Foot care amongst diabetics is incredibly important as foot related complications are common for those of us with diabetes.
Foot ulcers for example, which affect as many as 1 out of 10 people with diabetes, can all to easily develop from blisters and small wounds to posing a threat of amputation.
Even small ulcers on the foot can represent a serious risk: they may heal extremely slowly and need rigorous treatment to cure.
Ulcers can develop into serious lower body infections, with the possibility of amputation at an advanced stage.
Caring for your feet
Caring for your feet as a diabetic should not be difficult, and should be a prime consideration.
This section details complications that may affect the diabetic foot, and some methods and information about care.
Why is foot care important?
The presence of high blood glucose levels over a long period of time may result in a condition called diabetic neuropathy (damage to the nerves) or loss of circulation in the extremities of the body.
If the nerves in your feet or legs are damaged, your feet can lose sensation and become numb.
It is relatively common for people with diabetes to not feel foot problems until they have developed, therefore it is key to ensure you have regular foot examinations.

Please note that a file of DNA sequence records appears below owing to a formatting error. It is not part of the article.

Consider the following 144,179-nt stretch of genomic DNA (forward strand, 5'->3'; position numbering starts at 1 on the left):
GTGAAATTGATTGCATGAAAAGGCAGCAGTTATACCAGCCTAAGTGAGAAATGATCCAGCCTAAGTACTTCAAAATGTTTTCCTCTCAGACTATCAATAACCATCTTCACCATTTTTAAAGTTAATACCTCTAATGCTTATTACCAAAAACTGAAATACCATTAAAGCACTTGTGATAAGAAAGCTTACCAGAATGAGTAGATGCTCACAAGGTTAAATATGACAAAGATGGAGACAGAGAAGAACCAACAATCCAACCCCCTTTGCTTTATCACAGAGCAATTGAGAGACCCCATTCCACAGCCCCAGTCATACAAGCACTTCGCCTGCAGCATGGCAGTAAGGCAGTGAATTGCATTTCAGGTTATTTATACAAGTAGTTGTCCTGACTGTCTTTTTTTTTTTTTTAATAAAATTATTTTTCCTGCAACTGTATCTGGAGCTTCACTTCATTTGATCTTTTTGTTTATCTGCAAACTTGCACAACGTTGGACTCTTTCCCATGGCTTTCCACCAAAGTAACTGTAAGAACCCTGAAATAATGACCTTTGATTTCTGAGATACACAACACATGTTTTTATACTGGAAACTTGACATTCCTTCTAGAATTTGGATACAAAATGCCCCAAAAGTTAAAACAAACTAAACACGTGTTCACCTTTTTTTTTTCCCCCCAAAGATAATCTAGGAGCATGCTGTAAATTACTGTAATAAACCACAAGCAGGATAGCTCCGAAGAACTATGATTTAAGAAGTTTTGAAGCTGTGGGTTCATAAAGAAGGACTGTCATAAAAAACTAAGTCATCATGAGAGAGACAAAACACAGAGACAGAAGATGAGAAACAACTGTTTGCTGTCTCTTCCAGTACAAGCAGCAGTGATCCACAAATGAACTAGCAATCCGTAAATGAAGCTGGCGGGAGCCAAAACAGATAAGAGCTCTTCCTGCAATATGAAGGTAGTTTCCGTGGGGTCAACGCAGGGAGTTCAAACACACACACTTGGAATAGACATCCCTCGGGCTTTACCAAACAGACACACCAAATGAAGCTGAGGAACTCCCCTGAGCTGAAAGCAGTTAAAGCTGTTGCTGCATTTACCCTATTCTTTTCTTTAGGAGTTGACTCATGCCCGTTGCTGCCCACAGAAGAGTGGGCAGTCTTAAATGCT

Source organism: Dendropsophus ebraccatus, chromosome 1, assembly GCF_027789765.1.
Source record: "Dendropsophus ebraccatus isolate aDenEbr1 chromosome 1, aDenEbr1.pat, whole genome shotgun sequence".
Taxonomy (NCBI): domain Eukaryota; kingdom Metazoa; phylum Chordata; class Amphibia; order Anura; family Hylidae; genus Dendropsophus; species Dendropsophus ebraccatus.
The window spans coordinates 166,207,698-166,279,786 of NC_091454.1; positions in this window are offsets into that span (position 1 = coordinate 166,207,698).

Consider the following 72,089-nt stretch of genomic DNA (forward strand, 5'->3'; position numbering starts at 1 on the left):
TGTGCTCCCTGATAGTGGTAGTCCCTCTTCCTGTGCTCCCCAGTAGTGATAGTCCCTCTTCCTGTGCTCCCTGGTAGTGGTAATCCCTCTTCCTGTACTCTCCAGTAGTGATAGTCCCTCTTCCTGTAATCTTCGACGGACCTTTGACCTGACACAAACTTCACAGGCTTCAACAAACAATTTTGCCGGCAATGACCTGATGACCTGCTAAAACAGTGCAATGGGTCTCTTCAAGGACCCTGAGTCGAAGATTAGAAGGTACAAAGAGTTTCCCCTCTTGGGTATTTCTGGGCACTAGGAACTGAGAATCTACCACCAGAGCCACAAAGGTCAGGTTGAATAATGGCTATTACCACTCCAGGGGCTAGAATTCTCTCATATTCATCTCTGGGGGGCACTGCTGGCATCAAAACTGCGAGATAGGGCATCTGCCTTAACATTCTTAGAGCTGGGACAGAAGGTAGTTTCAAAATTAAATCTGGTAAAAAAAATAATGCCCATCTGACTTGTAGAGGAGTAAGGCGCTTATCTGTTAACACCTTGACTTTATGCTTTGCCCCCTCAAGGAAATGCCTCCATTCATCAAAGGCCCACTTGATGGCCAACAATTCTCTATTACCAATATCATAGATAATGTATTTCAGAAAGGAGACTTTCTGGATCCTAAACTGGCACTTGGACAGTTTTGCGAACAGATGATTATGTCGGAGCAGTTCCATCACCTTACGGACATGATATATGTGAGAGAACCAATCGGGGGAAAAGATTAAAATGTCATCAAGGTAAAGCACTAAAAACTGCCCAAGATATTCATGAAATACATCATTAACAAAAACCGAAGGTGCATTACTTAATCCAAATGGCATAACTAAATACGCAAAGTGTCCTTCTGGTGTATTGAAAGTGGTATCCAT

Diabetic foot complications include:
- Foot ulcers – open wounds on the foot
- Charcot foot – deformation of the foot
Caring for your feet
Foot care involves reducing damage from occurring to your feet and regularly checking your feet for any signs of damage.
Damage to your feet can be reduced by avoiding walking barefoot, wearing correctly fitting footwear and keeping your feet clean and in good condition. Check your feet every day for any signs of damage.
Checking your feet
You should regularly examine your own feet for signs of damage. This is all the more important if you are suffering from poor circulation and numbness. If you have trouble checking your own feet, you may need to ask someone to help you check them.
Look out for any of the following signs of foot damage:
- Changes in colour
- Hard skin
Also be aware of any cracking from dry skin as this could develop into an ulcer over time.